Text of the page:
Different parts of neem plants such as leaf, bark, root, seed, and flowers show role in disease management through modulation of various biological activities [Table 2] and [Figure 3]. A study was performed to evaluate the antioxidant activity of different extracts obtained from various parts of the neem tree. The results suggest that extracts from leaf, flower, and stem bark hold high antioxidant activity.[11] In another study, ethanolic extracts of flowers and seed oil were also found to have better free radical-scavenging action.[12]
Table 2: Biological activities of Neem and its constituents

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Figure 3: Pharmacological activities of neem and its ingredients

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In a comparative study, it was also noticed that the bark possessed complex phenolic contents than leaves with higher antioxidant activity.[13] The methanolic extract of the roots for the estimation of different flavonoids and their free radical-scavenging properties have also been evaluated.[14] Furthermore, in another study between the methanolic and chloroform extracts of neem leaves, it has been observed that relatively methanolic extracts possess significantly more antioxidant properties.[15]

Wound-healing effect

As a folk medicine, wound-healing properties of the neem leaves are known since ancient times. In one study, the effects of neem oil in the treatment of chronic, nonhealing wounds were performed, and the results showed that after 8 weeks of treatment, 50% wound healing was observed in almost 44% patients.[16] In another study, the aqueous extract of neem leaves was used to check the wound-healing activities, and a significant reduction in the longest diameter wounds has been observed.[17] Based on the studies, the wound-healing properties of the aqueous extracts of neem leaves are supposed to act biochemically through inflammatory response and neovascularization.[18]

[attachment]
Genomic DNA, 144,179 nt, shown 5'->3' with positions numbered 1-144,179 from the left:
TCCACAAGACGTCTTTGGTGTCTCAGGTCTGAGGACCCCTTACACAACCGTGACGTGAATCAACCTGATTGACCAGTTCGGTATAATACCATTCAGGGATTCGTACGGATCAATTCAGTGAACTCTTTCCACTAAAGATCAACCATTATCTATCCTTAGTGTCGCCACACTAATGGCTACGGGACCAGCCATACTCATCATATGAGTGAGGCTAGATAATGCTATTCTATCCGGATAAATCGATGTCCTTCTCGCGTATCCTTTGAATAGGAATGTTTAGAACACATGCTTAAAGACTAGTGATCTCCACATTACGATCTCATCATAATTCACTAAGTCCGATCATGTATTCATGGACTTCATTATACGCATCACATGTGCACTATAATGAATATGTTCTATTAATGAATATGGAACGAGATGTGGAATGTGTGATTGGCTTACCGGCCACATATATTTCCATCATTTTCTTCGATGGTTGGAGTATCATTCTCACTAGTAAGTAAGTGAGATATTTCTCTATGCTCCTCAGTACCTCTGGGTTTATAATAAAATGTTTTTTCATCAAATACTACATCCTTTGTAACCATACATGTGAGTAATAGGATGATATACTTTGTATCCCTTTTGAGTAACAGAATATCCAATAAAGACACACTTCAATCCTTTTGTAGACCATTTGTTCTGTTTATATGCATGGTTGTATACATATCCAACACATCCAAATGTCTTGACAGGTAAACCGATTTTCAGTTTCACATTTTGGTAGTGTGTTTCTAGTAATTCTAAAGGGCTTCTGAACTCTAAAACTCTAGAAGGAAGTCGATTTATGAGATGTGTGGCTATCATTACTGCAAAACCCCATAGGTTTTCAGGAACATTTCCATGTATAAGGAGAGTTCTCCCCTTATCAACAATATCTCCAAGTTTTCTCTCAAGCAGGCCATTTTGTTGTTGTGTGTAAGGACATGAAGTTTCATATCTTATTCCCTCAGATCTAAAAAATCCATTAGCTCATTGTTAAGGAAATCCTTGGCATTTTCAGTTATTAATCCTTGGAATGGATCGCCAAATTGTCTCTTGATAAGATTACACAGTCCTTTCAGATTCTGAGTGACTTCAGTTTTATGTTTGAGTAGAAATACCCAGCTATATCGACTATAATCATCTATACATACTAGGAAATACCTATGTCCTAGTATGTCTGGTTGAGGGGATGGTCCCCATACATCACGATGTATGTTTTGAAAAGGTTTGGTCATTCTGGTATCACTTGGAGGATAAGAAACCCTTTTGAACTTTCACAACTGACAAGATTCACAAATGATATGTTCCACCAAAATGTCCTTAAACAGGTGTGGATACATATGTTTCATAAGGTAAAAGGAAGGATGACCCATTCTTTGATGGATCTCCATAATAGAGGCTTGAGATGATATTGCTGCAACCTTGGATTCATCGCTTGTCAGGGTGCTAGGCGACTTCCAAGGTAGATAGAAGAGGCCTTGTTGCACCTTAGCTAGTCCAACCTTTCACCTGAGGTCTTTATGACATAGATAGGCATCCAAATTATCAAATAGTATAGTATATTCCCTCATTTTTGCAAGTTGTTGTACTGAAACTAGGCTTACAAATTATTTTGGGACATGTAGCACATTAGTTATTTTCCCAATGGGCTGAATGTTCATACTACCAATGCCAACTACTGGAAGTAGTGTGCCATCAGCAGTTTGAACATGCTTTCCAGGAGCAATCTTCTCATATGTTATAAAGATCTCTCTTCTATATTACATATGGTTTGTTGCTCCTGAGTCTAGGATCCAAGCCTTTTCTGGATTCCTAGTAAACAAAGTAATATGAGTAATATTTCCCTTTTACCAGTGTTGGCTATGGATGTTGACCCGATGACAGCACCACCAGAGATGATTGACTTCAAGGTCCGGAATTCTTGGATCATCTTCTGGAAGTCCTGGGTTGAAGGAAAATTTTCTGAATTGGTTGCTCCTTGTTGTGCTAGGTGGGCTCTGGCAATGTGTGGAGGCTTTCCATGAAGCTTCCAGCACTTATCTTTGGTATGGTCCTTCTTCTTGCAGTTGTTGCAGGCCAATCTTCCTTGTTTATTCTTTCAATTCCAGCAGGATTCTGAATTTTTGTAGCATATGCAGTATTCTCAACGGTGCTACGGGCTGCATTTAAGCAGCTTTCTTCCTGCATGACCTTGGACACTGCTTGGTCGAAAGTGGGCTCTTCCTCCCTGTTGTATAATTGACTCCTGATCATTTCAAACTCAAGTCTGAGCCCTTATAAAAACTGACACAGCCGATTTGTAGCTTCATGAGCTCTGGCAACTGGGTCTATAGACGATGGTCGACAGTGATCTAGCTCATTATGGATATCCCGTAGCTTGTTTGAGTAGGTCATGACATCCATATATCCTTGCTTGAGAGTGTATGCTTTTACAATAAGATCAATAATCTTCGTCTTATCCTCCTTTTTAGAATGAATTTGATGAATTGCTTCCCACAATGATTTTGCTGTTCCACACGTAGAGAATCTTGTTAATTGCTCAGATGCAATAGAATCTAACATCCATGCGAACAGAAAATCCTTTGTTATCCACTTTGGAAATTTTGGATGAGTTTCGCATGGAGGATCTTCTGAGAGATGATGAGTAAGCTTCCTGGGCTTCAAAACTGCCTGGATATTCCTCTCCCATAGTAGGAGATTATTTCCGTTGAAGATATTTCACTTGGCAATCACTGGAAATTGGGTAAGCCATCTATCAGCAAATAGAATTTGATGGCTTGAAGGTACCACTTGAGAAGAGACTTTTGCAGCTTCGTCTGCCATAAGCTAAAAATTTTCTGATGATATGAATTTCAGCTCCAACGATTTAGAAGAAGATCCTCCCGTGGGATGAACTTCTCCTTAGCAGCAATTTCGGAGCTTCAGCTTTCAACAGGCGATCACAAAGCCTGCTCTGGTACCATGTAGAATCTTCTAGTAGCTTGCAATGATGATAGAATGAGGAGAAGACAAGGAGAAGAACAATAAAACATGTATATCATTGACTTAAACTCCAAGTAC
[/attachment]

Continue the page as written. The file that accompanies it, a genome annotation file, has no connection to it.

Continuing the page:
Anti-inflammatory effect

Anti-inflammatory effect of neem plants has been reported by various studies. In an experimental study based on rat models, nimbidin from neem trees was used orally to evaluate its anti-inflammatory response. It was confirmed that the phagocytosis was inhibited, and further, the migration of macrophages to their peritoneal cavities was significantly inhibited in response to inflammatory stimuli.

Moreover,in vitro exposure of rat peritoneal macrophages to nimbidin also inhibited phagocytosis and phorbol myristate acetate-stimulated respiratory burst in these cells. Nimbidin inhibited nitric oxide and prostaglandin E2 production in lipopolysaccharide-stimulated macrophages followed as in vitro exposure.[19]

The anti-inflammatory activities of neem fruit skin and its specific ingredient, azadiradione, have also been evaluated. The results have concluded that the animals treated with 100 mg/kg dose of this fruit skin extract and azadiradione exhibited significant anti-inflammatory activities.[20]